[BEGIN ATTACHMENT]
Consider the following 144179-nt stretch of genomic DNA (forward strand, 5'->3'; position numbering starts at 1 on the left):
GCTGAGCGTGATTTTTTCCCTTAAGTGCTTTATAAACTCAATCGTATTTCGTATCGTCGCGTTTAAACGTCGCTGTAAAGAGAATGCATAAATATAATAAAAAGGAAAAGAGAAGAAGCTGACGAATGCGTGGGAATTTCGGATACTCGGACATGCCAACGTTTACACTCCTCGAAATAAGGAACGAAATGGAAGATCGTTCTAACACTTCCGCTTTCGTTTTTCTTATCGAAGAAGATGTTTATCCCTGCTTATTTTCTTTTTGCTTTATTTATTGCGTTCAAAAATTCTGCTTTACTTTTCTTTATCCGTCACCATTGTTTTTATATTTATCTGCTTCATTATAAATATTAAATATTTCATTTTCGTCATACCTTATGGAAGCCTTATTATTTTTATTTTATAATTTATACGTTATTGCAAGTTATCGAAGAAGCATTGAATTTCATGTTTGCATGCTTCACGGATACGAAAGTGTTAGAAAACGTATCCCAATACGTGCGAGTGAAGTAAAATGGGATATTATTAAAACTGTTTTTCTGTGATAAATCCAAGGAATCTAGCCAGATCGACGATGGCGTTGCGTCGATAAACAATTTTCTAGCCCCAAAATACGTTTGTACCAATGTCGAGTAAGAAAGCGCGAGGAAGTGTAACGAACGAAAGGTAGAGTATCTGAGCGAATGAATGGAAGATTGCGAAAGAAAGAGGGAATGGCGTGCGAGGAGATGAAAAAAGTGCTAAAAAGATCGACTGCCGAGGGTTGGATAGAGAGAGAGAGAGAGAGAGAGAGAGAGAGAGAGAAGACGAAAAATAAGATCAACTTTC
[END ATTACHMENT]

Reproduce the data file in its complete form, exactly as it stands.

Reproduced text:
Consider the following 144179-nt stretch of genomic DNA (forward strand, 5'->3'; position numbering starts at 1 on the left):
GCTGAGCGTGATTTTTTCCCTTAAGTGCTTTATAAACTCAATCGTATTTCGTATCGTCGCGTTTAAACGTCGCTGTAAAGAGAATGCATAAATATAATAAAAAGGAAAAGAGAAGAAGCTGACGAATGCGTGGGAATTTCGGATACTCGGACATGCCAACGTTTACACTCCTCGAAATAAGGAACGAAATGGAAGATCGTTCTAACACTTCCGCTTTCGTTTTTCTTATCGAAGAAGATGTTTATCCCTGCTTATTTTCTTTTTGCTTTATTTATTGCGTTCAAAAATTCTGCTTTACTTTTCTTTATCCGTCACCATTGTTTTTATATTTATCTGCTTCATTATAAATATTAAATATTTCATTTTCGTCATACCTTATGGAAGCCTTATTATTTTTATTTTATAATTTATACGTTATTGCAAGTTATCGAAGAAGCATTGAATTTCATGTTTGCATGCTTCACGGATACGAAAGTGTTAGAAAACGTATCCCAATACGTGCGAGTGAAGTAAAATGGGATATTATTAAAACTGTTTTTCTGTGATAAATCCAAGGAATCTAGCCAGATCGACGATGGCGTTGCGTCGATAAACAATTTTCTAGCCCCAAAATACGTTTGTACCAATGTCGAGTAAGAAAGCGCGAGGAAGTGTAACGAACGAAAGGTAGAGTATCTGAGCGAATGAATGGAAGATTGCGAAAGAAAGAGGGAATGGCGTGCGAGGAGATGAAAAAAGTGCTAAAAAGATCGACTGCCGAGGGTTGGATAGAGAGAGAGAGAGAGAGAGAGAGAGAGAGAGAGAAGACGAAAAATAAGATCAACTTTC